Tuesday, September 1, 2009

The Snake Head: an Epic Tale of the Chinatown Underworld and the American Dream

The Snake Head: An Epic Tale of the Chinatown Underworld and the American Dream
by Patrick Radden Keefe
Doubleday, 2009. 414 pgs. Nonfiction.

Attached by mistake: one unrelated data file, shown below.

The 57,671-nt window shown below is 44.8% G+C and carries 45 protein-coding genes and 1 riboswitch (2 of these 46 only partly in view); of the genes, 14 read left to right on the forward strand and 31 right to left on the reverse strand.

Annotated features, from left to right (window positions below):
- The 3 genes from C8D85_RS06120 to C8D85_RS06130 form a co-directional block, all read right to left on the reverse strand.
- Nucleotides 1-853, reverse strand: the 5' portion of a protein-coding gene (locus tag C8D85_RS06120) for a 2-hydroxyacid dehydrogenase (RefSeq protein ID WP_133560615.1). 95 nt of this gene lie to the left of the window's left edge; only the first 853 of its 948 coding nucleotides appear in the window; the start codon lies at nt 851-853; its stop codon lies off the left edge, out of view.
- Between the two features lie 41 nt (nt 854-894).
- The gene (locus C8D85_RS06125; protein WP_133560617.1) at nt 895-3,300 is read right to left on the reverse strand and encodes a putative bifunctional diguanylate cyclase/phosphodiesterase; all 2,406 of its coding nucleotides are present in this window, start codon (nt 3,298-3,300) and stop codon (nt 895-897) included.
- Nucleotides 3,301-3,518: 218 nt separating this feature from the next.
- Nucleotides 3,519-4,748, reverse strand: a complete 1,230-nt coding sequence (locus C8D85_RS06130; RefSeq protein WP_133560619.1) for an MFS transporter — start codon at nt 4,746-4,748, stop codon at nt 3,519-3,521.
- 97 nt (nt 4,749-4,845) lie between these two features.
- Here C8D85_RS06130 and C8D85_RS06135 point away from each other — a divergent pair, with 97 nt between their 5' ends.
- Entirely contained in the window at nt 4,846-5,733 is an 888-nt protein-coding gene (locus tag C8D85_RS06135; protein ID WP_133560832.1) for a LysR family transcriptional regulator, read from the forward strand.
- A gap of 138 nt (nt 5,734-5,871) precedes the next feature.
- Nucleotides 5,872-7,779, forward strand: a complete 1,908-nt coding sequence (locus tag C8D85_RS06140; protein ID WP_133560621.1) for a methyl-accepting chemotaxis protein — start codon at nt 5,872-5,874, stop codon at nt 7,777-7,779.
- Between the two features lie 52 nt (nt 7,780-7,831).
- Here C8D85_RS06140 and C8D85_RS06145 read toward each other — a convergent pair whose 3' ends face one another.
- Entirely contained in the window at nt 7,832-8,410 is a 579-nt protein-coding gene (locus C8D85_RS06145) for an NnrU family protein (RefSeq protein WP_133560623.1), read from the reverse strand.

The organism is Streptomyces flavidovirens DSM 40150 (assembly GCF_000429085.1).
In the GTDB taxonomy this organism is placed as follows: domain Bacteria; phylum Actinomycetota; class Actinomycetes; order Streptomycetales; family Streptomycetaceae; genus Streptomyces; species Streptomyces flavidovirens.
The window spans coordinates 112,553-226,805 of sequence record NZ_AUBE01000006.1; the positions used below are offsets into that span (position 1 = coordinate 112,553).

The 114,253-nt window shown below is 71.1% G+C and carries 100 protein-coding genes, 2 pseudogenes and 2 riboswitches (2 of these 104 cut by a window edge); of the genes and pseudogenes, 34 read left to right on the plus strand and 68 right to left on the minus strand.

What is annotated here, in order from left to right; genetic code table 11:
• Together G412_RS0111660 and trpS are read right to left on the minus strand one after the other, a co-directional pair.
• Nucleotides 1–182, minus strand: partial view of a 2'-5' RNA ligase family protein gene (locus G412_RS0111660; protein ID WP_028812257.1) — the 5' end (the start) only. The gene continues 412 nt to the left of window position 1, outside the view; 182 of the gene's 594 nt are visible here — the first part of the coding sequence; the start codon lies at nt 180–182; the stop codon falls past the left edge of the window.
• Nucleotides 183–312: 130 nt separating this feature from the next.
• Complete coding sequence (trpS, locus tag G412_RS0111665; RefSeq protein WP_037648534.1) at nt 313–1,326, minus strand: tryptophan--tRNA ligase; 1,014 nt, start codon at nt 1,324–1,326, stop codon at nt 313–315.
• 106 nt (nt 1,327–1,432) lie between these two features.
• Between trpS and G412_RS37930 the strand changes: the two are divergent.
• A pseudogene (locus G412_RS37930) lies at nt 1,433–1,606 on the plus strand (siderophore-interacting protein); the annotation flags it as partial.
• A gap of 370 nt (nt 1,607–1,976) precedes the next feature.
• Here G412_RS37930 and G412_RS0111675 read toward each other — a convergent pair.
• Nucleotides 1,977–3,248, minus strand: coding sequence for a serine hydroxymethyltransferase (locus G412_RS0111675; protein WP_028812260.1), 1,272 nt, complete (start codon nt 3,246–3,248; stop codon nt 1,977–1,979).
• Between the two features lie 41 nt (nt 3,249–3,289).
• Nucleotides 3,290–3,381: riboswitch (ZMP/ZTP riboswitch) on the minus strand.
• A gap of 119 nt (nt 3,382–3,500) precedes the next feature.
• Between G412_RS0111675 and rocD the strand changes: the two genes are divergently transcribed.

On June 6, 1993 a beat-up ship ran aground near the Rockaway Peninsula between Brooklyn and Queens. Patrolling police officers heard screams from the water, and discovered many dozens of emaciated Chinese leaping into the ocean and scattering if they reached land. Many did not, and drowned. From this dramatic beginning springs the story of Sister Ping, a diminutive woman from China's Fujian Province who masterminded the entry of thousands of illegal immigrants into the United States, ran an underground banking system moving millions of dollars between China and the U. S., and employed violent gangsters to offload her ships and protect her interests. As a "snake head," the intelligent end of a labyrinthine body that wound through many nations to bring illegals ashore, Sister Ping ran her multimillion dollar smuggling operation out of a noodle restaurant in New York's Chinatown, arranging for the purchase of bogus passports from Belize and routing her Fujian clients by plane, boat, or whatever availed through Africa, South America, and Russia to spots in the U. S. where the border was most porous. Reading like a fine suspense novel, The Snake Head tells Sister Ping's incredible tale and the story of the tenacious law enforcement teams who finally smoked her out and nailed her down. A crackerjack of a story, well told.


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